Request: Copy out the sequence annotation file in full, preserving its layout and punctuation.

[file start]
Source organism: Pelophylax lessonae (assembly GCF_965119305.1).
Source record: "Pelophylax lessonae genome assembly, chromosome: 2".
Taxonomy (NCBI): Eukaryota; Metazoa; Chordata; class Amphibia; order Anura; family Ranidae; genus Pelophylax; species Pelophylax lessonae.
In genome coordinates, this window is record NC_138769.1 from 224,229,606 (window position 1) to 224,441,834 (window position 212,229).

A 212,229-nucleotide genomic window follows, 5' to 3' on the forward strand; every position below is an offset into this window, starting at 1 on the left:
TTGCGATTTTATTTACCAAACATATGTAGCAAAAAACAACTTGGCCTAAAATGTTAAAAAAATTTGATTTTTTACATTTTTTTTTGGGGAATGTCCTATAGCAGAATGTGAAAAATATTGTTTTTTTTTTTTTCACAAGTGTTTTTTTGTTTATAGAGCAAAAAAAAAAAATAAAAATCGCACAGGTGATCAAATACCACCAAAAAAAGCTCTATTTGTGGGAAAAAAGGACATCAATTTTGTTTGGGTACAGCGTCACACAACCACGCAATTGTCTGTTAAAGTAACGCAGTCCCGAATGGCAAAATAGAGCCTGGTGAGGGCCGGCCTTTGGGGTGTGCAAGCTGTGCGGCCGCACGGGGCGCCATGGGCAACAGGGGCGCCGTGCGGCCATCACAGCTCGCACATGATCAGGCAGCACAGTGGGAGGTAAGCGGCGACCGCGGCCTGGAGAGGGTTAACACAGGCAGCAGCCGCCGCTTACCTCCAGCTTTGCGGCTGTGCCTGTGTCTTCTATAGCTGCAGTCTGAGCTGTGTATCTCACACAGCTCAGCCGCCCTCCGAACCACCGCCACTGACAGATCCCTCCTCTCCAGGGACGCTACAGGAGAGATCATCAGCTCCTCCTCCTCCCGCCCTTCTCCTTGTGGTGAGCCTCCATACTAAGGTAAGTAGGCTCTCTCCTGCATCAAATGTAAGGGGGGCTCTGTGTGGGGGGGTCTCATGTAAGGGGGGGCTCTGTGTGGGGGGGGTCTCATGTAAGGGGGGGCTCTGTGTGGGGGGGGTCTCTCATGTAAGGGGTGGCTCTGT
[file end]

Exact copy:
Source organism: Pelophylax lessonae (assembly GCF_965119305.1).
Source record: "Pelophylax lessonae genome assembly, chromosome: 2".
Taxonomy (NCBI): Eukaryota; Metazoa; Chordata; class Amphibia; order Anura; family Ranidae; genus Pelophylax; species Pelophylax lessonae.
In genome coordinates, this window is record NC_138769.1 from 224,229,606 (window position 1) to 224,441,834 (window position 212,229).

A 212,229-nucleotide genomic window follows, 5' to 3' on the forward strand; every position below is an offset into this window, starting at 1 on the left:
TTGCGATTTTATTTACCAAACATATGTAGCAAAAAACAACTTGGCCTAAAATGTTAAAAAAATTTGATTTTTTACATTTTTTTTTGGGGAATGTCCTATAGCAGAATGTGAAAAATATTGTTTTTTTTTTTTTCACAAGTGTTTTTTTGTTTATAGAGCAAAAAAAAAAAATAAAAATCGCACAGGTGATCAAATACCACCAAAAAAAGCTCTATTTGTGGGAAAAAAGGACATCAATTTTGTTTGGGTACAGCGTCACACAACCACGCAATTGTCTGTTAAAGTAACGCAGTCCCGAATGGCAAAATAGAGCCTGGTGAGGGCCGGCCTTTGGGGTGTGCAAGCTGTGCGGCCGCACGGGGCGCCATGGGCAACAGGGGCGCCGTGCGGCCATCACAGCTCGCACATGATCAGGCAGCACAGTGGGAGGTAAGCGGCGACCGCGGCCTGGAGAGGGTTAACACAGGCAGCAGCCGCCGCTTACCTCCAGCTTTGCGGCTGTGCCTGTGTCTTCTATAGCTGCAGTCTGAGCTGTGTATCTCACACAGCTCAGCCGCCCTCCGAACCACCGCCACTGACAGATCCCTCCTCTCCAGGGACGCTACAGGAGAGATCATCAGCTCCTCCTCCTCCCGCCCTTCTCCTTGTGGTGAGCCTCCATACTAAGGTAAGTAGGCTCTCTCCTGCATCAAATGTAAGGGGGGCTCTGTGTGGGGGGGTCTCATGTAAGGGGGGGCTCTGTGTGGGGGGGGTCTCATGTAAGGGGGGGCTCTGTGTGGGGGGGGTCTCTCATGTAAGGGGTGGCTCTGT